Mr Mandela's casket was lowered into the earth after military pallbearers carried it to the family grave site in the rolling hills of Qunu, the rural village in eastern South Africa which was the childhood home of the anti-apartheid leader who became the country's first democratically elected president.
South African television showed Mr Mandela's casket at the family grave site, but the broadcasting was stopped just before the coffin was buried at the request of the Mandela family.
It was South Africa's final goodbye to the man who reconciled the country in its most volatile period.
Several hundred people attended the burial. Earlier, more than 4,000, some singing and dancing, gathered for a funeral service in a huge tent at the family compound of Mandela, who died on December 5 at the age of 95 after a long illness.
They sang the national anthem in an emotional rendition in which some mourners placed fists over their chests.
Mandela's portrait looked over the assembly in the white tent from behind a bank of 95 candles representing each year of his remarkable life. His casket, transported to the tent on a gun carriage and draped in the national flag, rested on a carpet of cow skins below a lectern where speakers delivered eulogies.
"A great tree has fallen, he is now going home to rest with his forefathers," said Chief Ngangomhlaba Matanzima, a representative of Mandela's family who wore an animal skin. "We thank them for lending us such an icon."
The tent ceremony was broadcast on big screens in the area, including at one spot on a hill overlooking Mr Mandela's property.
Several hundred people gathered there, some wearing the black, yellow and green colours of the African National Congress - the liberation movement-turned political party that Mandela had led - and occasionally breaking into song.
Nandi Mandela said her grandfather went barefoot to school in Qunu when he was boy and eventually became president and a figure of global import.
"It is to each of us to achieve anything you want in life," she said, recalling kind gestures by Mr Mandela "that made all those around him also want to do good".
In the Xhosa language, she referred to her grandfather by his clan name: "Go well, Madiba. Go well to the land of our ancestors, you have run your race."
Ahmed Kathrada, an anti-apartheid activist who was jailed on Robben Island with Mr Mandela, remembered his old friend's "abundant reserves" of love, patience and tolerance. He said it was painful when he saw Mr Mandela for the last time, months ago in his hospital bed.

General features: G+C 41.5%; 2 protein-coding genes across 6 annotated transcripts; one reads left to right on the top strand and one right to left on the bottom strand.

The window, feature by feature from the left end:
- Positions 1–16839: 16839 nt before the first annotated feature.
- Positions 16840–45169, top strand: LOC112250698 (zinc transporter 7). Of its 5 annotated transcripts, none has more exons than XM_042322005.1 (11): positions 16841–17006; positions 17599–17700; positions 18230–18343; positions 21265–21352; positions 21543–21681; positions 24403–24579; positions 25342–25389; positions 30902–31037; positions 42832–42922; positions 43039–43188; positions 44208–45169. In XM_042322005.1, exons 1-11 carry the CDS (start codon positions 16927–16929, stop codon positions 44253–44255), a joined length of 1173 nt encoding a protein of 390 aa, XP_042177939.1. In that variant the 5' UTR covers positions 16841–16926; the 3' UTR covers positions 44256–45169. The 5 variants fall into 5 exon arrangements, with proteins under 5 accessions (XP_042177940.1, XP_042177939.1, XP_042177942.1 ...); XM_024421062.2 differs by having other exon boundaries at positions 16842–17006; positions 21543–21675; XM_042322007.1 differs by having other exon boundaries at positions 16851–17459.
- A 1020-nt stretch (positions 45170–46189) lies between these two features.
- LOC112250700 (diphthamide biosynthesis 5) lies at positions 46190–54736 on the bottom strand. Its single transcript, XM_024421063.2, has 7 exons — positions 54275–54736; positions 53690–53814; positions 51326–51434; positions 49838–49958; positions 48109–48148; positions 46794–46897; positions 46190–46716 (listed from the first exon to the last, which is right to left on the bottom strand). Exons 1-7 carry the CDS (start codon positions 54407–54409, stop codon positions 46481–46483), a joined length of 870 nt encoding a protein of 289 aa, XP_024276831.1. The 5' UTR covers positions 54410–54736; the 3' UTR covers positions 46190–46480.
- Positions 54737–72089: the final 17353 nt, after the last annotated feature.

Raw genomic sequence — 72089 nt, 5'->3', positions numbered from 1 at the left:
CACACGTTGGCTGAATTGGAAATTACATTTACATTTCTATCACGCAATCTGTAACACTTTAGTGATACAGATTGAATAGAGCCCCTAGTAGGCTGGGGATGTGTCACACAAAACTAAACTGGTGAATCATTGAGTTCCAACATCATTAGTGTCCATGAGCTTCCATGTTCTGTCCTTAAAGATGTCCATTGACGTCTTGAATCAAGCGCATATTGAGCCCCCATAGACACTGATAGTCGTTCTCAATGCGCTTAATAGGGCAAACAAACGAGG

"He tightly held my hand, it was profoundly heartbreaking," Mr Kathrada said, his voice breaking at times. "How I wish I never had to confront what I saw. I first met him 67 years ago and I recall the tall, healthy strong man, the boxer, the prisoner who easily wielded the pick and shovel when we couldn't do so."
Some mourners wiped away tears as Mr Kathrada spoke, his voice trembling with emotion.
Mr Mandela's widow, Graca Machel, and his second wife, Winnie Madikizela-Mandela, were dressed in black Xhosa headwraps and dresses. Guests included veterans of the military wing of the African National Congress as well as United States ambassador Patrick Gaspard and other foreign envoys.
The Prince of Wales, Monaco's Prince Albert II, US television personality Oprah Winfrey, billionaire businessman Richard Branson and former Zimbabwean prime minister Morgan Tsvangirai were also there.
South African honour guards from the army, navy and air force marched in formation amid rolling green hills dotted with small dwellings and neatly demarcated plots of farmland. Clouds cast shadows over the landscape.
The burial ended 10 days of mourning ceremonies that included a massive stadium memorial in Johannesburg and three days during which Mr Mandela's body lay in state in the capital, Pretoria.
Mr Mandela spent 27 years in jail as a prisoner from apartheid, then emerged to lead a delicate transition to democracy when many South Africans feared the country would sink into all-out racial conflict. He became president in the first all-race elections in 1994.
While South Africa faces many problems, including crime, unemployment and economic inequality, Mandela is seen by many compatriots as the father of their nation and around the world as an example of the healing power of reconciliation.
In the final benediction, shortly before Mr Mandela's casket was lowered into the earth, the chaplain general of the South African military, Brigadier General Monwabisi Jamangile said: "Yours was truly a long walk to freedom and now you have achieved the ultimate freedom in the bosom of your maker, God almighty. Amen."